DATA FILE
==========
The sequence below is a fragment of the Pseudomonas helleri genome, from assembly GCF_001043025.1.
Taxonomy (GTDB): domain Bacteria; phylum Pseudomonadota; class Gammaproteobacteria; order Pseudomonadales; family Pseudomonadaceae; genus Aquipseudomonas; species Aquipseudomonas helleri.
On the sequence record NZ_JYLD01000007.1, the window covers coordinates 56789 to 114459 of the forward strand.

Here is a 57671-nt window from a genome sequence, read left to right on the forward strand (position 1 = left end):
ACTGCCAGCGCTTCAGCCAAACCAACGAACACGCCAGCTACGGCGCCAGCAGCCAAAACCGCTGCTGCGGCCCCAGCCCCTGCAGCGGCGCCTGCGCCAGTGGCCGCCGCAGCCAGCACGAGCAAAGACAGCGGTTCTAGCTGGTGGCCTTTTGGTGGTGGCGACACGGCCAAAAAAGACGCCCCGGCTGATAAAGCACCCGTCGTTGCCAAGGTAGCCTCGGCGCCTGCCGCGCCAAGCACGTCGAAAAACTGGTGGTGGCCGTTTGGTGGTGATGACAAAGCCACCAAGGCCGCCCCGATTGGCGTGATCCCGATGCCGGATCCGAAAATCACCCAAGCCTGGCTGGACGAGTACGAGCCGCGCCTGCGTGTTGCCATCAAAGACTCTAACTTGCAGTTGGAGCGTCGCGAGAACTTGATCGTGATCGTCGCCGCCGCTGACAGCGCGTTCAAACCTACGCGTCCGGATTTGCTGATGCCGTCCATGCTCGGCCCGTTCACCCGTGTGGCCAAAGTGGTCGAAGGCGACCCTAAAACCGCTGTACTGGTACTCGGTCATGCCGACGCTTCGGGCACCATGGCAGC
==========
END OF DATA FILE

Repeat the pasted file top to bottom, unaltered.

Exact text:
The sequence below is a fragment of the Pseudomonas helleri genome, from assembly GCF_001043025.1.
Taxonomy (GTDB): domain Bacteria; phylum Pseudomonadota; class Gammaproteobacteria; order Pseudomonadales; family Pseudomonadaceae; genus Aquipseudomonas; species Aquipseudomonas helleri.
On the sequence record NZ_JYLD01000007.1, the window covers coordinates 56789 to 114459 of the forward strand.

Here is a 57671-nt window from a genome sequence, read left to right on the forward strand (position 1 = left end):
ACTGCCAGCGCTTCAGCCAAACCAACGAACACGCCAGCTACGGCGCCAGCAGCCAAAACCGCTGCTGCGGCCCCAGCCCCTGCAGCGGCGCCTGCGCCAGTGGCCGCCGCAGCCAGCACGAGCAAAGACAGCGGTTCTAGCTGGTGGCCTTTTGGTGGTGGCGACACGGCCAAAAAAGACGCCCCGGCTGATAAAGCACCCGTCGTTGCCAAGGTAGCCTCGGCGCCTGCCGCGCCAAGCACGTCGAAAAACTGGTGGTGGCCGTTTGGTGGTGATGACAAAGCCACCAAGGCCGCCCCGATTGGCGTGATCCCGATGCCGGATCCGAAAATCACCCAAGCCTGGCTGGACGAGTACGAGCCGCGCCTGCGTGTTGCCATCAAAGACTCTAACTTGCAGTTGGAGCGTCGCGAGAACTTGATCGTGATCGTCGCCGCCGCTGACAGCGCGTTCAAACCTACGCGTCCGGATTTGCTGATGCCGTCCATGCTCGGCCCGTTCACCCGTGTGGCCAAAGTGGTCGAAGGCGACCCTAAAACCGCTGTACTGGTACTCGGTCATGCCGACGCTTCGGGCACCATGGCAGC